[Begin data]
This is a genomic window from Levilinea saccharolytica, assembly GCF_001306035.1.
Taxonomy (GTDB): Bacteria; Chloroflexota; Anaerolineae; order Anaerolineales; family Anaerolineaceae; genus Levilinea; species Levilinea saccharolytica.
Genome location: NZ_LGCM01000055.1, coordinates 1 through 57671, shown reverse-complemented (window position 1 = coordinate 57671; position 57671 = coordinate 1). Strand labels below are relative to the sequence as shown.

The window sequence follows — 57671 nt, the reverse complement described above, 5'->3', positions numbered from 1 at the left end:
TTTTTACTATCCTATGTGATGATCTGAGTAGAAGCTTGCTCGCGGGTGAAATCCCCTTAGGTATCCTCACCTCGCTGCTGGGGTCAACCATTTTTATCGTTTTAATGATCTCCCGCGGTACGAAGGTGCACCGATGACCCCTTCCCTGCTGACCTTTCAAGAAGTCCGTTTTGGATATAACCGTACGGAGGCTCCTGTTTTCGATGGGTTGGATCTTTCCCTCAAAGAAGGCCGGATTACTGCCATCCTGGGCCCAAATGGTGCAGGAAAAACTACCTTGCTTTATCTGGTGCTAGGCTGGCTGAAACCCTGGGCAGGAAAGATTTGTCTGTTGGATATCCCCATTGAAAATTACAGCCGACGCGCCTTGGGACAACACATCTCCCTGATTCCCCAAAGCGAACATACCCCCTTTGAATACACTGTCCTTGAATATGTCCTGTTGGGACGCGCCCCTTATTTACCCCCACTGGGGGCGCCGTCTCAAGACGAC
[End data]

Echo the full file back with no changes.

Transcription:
This is a genomic window from Levilinea saccharolytica, assembly GCF_001306035.1.
Taxonomy (GTDB): Bacteria; Chloroflexota; Anaerolineae; order Anaerolineales; family Anaerolineaceae; genus Levilinea; species Levilinea saccharolytica.
Genome location: NZ_LGCM01000055.1, coordinates 1 through 57671, shown reverse-complemented (window position 1 = coordinate 57671; position 57671 = coordinate 1). Strand labels below are relative to the sequence as shown.

The window sequence follows — 57671 nt, the reverse complement described above, 5'->3', positions numbered from 1 at the left end:
TTTTTACTATCCTATGTGATGATCTGAGTAGAAGCTTGCTCGCGGGTGAAATCCCCTTAGGTATCCTCACCTCGCTGCTGGGGTCAACCATTTTTATCGTTTTAATGATCTCCCGCGGTACGAAGGTGCACCGATGACCCCTTCCCTGCTGACCTTTCAAGAAGTCCGTTTTGGATATAACCGTACGGAGGCTCCTGTTTTCGATGGGTTGGATCTTTCCCTCAAAGAAGGCCGGATTACTGCCATCCTGGGCCCAAATGGTGCAGGAAAAACTACCTTGCTTTATCTGGTGCTAGGCTGGCTGAAACCCTGGGCAGGAAAGATTTGTCTGTTGGATATCCCCATTGAAAATTACAGCCGACGCGCCTTGGGACAACACATCTCCCTGATTCCCCAAAGCGAACATACCCCCTTTGAATACACTGTCCTTGAATATGTCCTGTTGGGACGCGCCCCTTATTTACCCCCACTGGGGGCGCCGTCTCAAGACGAC